Honduras steps up WTO fight over Australia tobacco law

Honduras on Friday raised the pressure on Australia over its landmark plain packaging rules for tobacco by launching a full-blown dispute at the World Trade Organization, the global body said.

The WTO said that Honduras, one of four countries that say they oppose Australia's legislation on commercial grounds, had requested the formation of a panel to settle the issue.

It is the second time that Honduras has made such a request. Its first attempt in November 2012 was blocked by Australia, a move allowed just once under WTO rules.

Australia's pioneering legislation, passed in 2011 and in force since last December, aims to curb smoking by requiring to be sold in drab green boxes with the same typeface and graphic images of diseased smokers.

Given that the legislation covers all tobacco products, not just cigarettes, it been challenged at the WTO by Honduras and fellow cigar-producing nations Cuba and the Dominican Republic.

Australia blocked the Dominican Republic's first request for a panel in December 2012, and the country has not made a second one yet.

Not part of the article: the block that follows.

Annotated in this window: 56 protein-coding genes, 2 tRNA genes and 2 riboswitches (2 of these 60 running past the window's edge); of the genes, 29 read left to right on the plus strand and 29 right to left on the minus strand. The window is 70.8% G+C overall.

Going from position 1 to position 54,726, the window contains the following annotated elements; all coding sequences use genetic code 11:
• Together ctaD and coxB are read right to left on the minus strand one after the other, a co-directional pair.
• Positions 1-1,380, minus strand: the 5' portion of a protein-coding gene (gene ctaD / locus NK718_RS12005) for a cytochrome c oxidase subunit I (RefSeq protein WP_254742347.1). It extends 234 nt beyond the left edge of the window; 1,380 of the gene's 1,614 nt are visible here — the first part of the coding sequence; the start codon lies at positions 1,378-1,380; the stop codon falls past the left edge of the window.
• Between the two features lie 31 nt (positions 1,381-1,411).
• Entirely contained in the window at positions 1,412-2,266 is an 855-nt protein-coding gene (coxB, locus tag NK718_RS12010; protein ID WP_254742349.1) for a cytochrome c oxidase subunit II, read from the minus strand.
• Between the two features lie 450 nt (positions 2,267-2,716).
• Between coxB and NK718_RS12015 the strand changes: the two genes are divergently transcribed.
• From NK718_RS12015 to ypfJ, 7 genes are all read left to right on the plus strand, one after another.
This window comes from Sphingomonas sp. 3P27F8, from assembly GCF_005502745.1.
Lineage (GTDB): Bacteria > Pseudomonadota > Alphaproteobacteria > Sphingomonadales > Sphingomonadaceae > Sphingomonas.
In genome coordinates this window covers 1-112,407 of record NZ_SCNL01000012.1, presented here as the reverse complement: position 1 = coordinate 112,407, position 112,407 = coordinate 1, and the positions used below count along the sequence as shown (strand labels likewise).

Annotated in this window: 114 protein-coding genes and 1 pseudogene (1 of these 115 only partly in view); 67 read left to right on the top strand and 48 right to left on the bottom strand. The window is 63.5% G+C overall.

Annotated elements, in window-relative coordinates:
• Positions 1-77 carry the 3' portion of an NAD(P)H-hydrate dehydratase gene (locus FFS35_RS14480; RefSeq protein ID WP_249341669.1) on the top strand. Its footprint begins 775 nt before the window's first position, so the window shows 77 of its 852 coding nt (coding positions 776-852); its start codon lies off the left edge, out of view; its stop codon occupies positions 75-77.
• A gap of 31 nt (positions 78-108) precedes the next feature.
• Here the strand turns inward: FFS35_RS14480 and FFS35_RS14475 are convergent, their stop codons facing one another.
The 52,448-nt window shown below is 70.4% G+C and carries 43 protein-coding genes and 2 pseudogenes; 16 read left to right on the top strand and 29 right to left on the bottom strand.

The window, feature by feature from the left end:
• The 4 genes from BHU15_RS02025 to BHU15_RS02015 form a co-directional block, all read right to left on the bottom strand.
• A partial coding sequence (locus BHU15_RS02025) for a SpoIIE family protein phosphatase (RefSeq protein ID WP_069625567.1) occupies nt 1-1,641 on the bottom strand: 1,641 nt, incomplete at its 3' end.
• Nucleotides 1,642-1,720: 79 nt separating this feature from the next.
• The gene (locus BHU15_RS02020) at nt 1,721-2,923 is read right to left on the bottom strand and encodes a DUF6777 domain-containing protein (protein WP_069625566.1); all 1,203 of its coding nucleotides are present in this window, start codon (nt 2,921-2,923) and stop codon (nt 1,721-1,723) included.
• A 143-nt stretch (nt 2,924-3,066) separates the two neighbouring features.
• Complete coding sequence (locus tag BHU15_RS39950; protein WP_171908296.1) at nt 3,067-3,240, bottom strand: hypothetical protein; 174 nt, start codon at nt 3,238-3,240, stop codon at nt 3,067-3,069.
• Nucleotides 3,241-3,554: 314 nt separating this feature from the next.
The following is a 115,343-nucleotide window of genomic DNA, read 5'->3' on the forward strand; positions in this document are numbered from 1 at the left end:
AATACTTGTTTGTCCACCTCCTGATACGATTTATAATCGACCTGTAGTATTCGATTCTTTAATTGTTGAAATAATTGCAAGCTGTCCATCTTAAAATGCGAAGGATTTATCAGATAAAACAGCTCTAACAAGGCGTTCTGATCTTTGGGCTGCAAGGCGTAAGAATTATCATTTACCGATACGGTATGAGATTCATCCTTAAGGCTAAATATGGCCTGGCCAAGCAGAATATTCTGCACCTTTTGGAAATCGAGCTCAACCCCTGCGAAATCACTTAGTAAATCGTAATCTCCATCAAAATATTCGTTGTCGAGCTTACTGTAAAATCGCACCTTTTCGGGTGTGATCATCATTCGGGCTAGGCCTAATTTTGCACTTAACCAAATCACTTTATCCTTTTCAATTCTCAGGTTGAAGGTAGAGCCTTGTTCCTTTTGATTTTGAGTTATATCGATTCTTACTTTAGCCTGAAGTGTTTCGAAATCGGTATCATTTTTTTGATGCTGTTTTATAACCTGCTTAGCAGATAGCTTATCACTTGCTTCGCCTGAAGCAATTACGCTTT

In what is its first-ever WTO case as a plaintiff, meanwhile, Cuba has not moved beyond requesting consultations with Australia, a warning shot under the WTO system.

The first country to challenge the law was Ukraine, in March 2012.

The process was put on ice eight months later at Ukraine's request, before being reactivated last month, but the dispute settlement panel has not yet been formed.

The plaintiff countries maintain that Australia's law breaches international trade rules and to brands—arguments rejected by Canberra and which also failed to convince Australia's High Court in a case brought by firms.

The Geneva-based WTO oversees its 159 member economies' respect for the rules of global commerce. Its dispute settlement process, steered by independent trade and legal experts, can last for years.

In the event that the plaintiffs won their case, the WTO's disputes settlement body would have the power to authorise retaliatory trade measures against Australia if the country failed to fall into line.

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